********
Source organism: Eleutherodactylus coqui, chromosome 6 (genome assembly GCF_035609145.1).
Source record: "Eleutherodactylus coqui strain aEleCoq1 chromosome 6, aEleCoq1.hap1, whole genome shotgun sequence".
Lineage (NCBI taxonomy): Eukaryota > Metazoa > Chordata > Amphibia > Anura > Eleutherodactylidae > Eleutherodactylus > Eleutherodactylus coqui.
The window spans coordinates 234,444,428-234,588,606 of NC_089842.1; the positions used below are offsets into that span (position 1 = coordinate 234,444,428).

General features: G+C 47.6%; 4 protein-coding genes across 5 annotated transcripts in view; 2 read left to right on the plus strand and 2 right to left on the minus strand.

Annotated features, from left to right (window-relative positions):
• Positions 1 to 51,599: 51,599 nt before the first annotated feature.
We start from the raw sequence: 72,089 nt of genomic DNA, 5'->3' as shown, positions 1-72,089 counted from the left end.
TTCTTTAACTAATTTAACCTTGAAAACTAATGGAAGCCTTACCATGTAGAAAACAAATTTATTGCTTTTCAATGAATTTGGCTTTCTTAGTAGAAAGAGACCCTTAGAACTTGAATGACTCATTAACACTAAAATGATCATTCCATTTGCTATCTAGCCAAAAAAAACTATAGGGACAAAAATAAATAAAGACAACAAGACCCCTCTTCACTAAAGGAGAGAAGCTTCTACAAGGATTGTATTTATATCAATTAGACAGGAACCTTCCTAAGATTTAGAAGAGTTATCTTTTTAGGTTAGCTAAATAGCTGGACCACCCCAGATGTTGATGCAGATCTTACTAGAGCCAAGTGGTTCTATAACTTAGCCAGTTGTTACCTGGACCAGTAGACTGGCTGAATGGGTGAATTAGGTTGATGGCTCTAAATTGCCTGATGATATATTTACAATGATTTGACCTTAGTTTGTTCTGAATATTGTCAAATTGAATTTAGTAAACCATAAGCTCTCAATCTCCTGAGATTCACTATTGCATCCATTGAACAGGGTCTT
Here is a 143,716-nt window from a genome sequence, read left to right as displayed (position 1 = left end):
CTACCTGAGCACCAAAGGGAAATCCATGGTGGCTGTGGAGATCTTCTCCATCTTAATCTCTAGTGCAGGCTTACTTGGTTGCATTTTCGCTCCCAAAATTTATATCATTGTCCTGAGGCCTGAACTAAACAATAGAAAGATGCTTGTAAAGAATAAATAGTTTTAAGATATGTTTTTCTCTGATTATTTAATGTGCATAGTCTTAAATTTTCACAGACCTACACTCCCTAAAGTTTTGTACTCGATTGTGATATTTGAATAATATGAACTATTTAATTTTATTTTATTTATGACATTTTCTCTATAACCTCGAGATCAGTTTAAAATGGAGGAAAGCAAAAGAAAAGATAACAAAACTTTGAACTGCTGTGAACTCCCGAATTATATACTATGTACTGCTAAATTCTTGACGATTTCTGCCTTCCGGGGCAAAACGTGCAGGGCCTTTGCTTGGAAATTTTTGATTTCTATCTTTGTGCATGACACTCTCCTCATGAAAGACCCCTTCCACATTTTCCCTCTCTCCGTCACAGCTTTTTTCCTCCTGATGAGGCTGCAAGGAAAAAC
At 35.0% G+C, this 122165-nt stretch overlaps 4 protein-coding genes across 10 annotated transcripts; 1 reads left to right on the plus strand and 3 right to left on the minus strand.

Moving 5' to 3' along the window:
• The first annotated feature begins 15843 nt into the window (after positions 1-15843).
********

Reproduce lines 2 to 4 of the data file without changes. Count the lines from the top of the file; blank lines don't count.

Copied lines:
Source record: "Eleutherodactylus coqui strain aEleCoq1 chromosome 6, aEleCoq1.hap1, whole genome shotgun sequence".
Lineage (NCBI taxonomy): Eukaryota > Metazoa > Chordata > Amphibia > Anura > Eleutherodactylidae > Eleutherodactylus > Eleutherodactylus coqui.
The window spans coordinates 234,444,428-234,588,606 of NC_089842.1; the positions used below are offsets into that span (position 1 = coordinate 234,444,428).